K-Pop giant SM Entertainment generated revenues of $198m in Q4, up 18.2% YoY
South Korea-based entertainment giant SM Entertainment, whose founder recently sold a 14.8% stake to rival HYBE, the company behind BTS, reported an 18.2% year-over-year jump in revenue in Q4 2022 to 256.4 billion South Korea Won (USD $197.7 million).
The pace of growth, however, slowed from the 65.4% YOY revenue surge in the previous three-month period, according to investor filings published on Monday (February 20).
The slowdown came as the company’s biggest revenue driver, its ‘Album/ Digital music’ segment, only reported a 2% YOY revenue growth in Q4 to 76.8 billion won after growing 14.5% in the third quarter.
SM — who represents K-Pop stars like SUPER JUNIOR, Girls’ Generation, SHINee, EXO, Red Velvet, KANGTA, BoA, TVXQ!, NCT DREAM and aespa — attributed the sustained growth in album and digital music sales to robust album sales by NCT DREAM and Red Velvet.
Elsewhere, SM’s revenue from artists’ appearances on TV, advertisements and events climbed 27.4% YOY to 25.1 billion won, while MD/Licensing revenue surged 71.6% YOY to 39.8 billion won (see below).
As live events continue to recover, SM’s revenue from concerts skyrocketed 25-fold, or by 2,400%, to 7.5 billion won from 300 million won a year prior.
SM’s operating profit came in at 25.2 billion won, representing a 70.3% YOY increase, although its operating margin narrowed to 9.8% in Q4 from 12.5% in Q3.
Net income, however, nosedived 72.7% to 9 billion won from 33.2 billion won in Q4 of 2021. On a seasonally adjusted quarter-over-quarter basis, SM’s net income also tumbled 69% from 29.2 billion won in Q3.
SM Entertainment attributed its lackluster net income to the “reverse base effect of one-time revenue” and the absence of 19.7 billion won from real estate sales in Q4 of 2021. It also booked 7.5 billion won of foreign currency-related loss in the latest period.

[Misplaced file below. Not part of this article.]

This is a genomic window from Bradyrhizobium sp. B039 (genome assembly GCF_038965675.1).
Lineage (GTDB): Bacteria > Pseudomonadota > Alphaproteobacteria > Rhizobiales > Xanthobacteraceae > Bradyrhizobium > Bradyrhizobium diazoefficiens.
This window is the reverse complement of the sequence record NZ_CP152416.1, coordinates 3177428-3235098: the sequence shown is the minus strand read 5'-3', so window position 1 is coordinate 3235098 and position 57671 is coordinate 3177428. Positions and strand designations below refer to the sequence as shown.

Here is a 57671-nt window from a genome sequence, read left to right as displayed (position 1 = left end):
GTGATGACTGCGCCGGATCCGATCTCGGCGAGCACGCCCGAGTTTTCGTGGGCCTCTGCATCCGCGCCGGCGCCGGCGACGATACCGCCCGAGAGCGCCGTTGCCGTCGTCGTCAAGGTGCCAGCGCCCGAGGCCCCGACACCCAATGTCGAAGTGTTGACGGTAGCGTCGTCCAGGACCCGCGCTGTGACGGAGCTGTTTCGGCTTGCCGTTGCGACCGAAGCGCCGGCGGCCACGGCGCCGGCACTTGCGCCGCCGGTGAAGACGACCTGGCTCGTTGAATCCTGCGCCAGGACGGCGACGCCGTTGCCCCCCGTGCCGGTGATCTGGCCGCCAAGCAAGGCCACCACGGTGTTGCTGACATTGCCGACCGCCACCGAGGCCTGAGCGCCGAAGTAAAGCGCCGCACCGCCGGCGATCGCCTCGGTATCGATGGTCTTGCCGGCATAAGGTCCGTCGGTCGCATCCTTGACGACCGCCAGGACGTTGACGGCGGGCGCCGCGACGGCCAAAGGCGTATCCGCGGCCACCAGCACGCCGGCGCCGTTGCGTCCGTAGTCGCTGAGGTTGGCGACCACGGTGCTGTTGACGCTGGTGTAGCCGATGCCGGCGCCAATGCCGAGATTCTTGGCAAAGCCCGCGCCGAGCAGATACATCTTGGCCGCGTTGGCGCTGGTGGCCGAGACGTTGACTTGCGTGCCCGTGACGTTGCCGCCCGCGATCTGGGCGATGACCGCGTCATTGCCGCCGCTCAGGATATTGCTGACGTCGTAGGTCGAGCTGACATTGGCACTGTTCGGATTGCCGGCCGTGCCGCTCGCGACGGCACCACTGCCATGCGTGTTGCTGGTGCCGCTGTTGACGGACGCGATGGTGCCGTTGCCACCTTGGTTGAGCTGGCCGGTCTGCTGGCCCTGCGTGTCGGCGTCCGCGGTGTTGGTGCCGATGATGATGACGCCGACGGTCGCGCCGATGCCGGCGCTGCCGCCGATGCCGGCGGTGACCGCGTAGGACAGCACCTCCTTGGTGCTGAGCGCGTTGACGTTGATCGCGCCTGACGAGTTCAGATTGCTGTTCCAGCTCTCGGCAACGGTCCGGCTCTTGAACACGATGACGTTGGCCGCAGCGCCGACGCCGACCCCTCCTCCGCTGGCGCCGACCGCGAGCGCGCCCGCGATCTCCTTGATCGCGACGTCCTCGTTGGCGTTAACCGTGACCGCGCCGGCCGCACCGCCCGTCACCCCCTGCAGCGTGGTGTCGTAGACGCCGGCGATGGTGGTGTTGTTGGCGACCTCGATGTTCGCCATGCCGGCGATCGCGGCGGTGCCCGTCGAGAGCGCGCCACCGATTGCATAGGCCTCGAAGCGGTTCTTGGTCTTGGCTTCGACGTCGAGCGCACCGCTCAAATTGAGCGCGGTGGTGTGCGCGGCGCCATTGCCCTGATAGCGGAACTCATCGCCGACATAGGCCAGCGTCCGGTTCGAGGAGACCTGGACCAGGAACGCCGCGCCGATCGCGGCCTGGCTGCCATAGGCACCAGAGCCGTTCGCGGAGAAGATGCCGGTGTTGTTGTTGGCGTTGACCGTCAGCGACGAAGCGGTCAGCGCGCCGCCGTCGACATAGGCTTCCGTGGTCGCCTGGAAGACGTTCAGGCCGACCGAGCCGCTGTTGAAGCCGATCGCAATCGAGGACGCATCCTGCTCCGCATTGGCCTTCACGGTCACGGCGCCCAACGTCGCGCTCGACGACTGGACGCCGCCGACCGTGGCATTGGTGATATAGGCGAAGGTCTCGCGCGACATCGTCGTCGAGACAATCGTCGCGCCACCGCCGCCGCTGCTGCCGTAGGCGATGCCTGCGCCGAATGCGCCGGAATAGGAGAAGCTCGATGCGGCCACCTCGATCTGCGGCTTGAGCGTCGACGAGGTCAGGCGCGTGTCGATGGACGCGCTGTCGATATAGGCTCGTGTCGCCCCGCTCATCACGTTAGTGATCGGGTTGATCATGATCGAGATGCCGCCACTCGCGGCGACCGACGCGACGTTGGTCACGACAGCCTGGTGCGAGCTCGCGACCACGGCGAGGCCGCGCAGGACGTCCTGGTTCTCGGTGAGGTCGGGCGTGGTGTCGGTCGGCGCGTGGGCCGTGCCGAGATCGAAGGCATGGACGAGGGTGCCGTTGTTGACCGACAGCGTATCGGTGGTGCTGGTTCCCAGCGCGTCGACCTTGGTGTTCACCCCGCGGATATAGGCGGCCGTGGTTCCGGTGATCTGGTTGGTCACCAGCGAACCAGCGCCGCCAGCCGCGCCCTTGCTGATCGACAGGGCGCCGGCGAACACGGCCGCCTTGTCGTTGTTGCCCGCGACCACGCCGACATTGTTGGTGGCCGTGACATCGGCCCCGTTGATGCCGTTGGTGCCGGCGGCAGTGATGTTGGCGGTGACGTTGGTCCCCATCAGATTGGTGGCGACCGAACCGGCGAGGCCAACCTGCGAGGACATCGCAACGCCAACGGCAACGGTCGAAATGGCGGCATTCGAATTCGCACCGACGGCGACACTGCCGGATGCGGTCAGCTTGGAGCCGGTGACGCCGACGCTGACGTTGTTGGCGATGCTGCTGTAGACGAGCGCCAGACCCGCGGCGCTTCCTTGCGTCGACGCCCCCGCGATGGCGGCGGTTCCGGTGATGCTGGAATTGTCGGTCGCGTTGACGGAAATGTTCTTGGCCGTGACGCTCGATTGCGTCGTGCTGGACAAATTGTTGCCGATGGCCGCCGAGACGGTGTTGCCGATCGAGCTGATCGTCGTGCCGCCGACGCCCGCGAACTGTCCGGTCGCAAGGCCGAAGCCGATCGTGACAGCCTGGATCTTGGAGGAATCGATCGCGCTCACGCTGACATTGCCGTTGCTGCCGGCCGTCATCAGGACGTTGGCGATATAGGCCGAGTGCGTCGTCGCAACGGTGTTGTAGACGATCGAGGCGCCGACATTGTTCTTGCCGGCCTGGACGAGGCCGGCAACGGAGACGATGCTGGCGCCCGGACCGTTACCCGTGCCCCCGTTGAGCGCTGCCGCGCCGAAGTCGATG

The filings also provided the financial results of the company’s subsidiaries including live entertainment company Dreammaker, which posted a 207% YOY jump in revenue to 26.7 billion won following the recovery in concerts and fan meeting-related activities.
Dreammaker returned to a profit of 1.4 billion won in Q4 from a net loss of 700 million won in the year-ago period.
SM’s subsidiaries in Japan also logged a 22% increase in revenue in Q4.
The publication of SM’s earnings arrived within a day of its CFO, Jang Cheol Hyuk, posting a video on YouTube, slamming HYBE’s recent takeover attempt. HYBE spent 422.8 billion won to acquire a 14.8% stake in SM Entertainment last week.
All K-Pop reported over a week ago that HYBE is looking to acquire a further 25.2% stake in SM Entertainment for 1.14 trillion won, raising its stake to 40%.
During the same week, HYBE’s US arm, HYBE America, acquired Atlanta rap powerhouse QC Media Holdings or Quality Control, home to acts such as Lil Baby, Migos, Lil Yachty and City Girls. The acquisition was led by HYBE America CEO Scooter Braun.
Jang Cheol Hyuk argued that the takeover bid for SM Entertainment would lead to the monopolization of the K-Pop industry by HYBE.
“If the two companies are integrated, the combined entity would create a monopoly by taking 66% of the total market revenue,” the CFO said in a translated text of his video message.
The executive is concerned that SM “will be subject to such weak governance” if HYBE raises its ownership in the company, explaining some issues that could arise if the parent company becomes a business competitor.
“With the optimal album release time limited to 100 times a year, HYBE is already saturated with artists from its labels. As a result, SM artists will have no choice but to be put on a lower priority,” Jang Cheol Hyuk cautioned.
The potential merger of HYBE and SM Entertainment has already caught the attention of South Korea’s competition regulator, the Korea Fair Trade Commission (KFTC), recently, Reuters reported.
Im Kyeong-hwan, the KFTC’s head of international mergers and acquisitions, told Reuters last week: “Though there have been acquisition deals involving small and medium-sized entertainment agencies, a deal on this scale is a first for us.”
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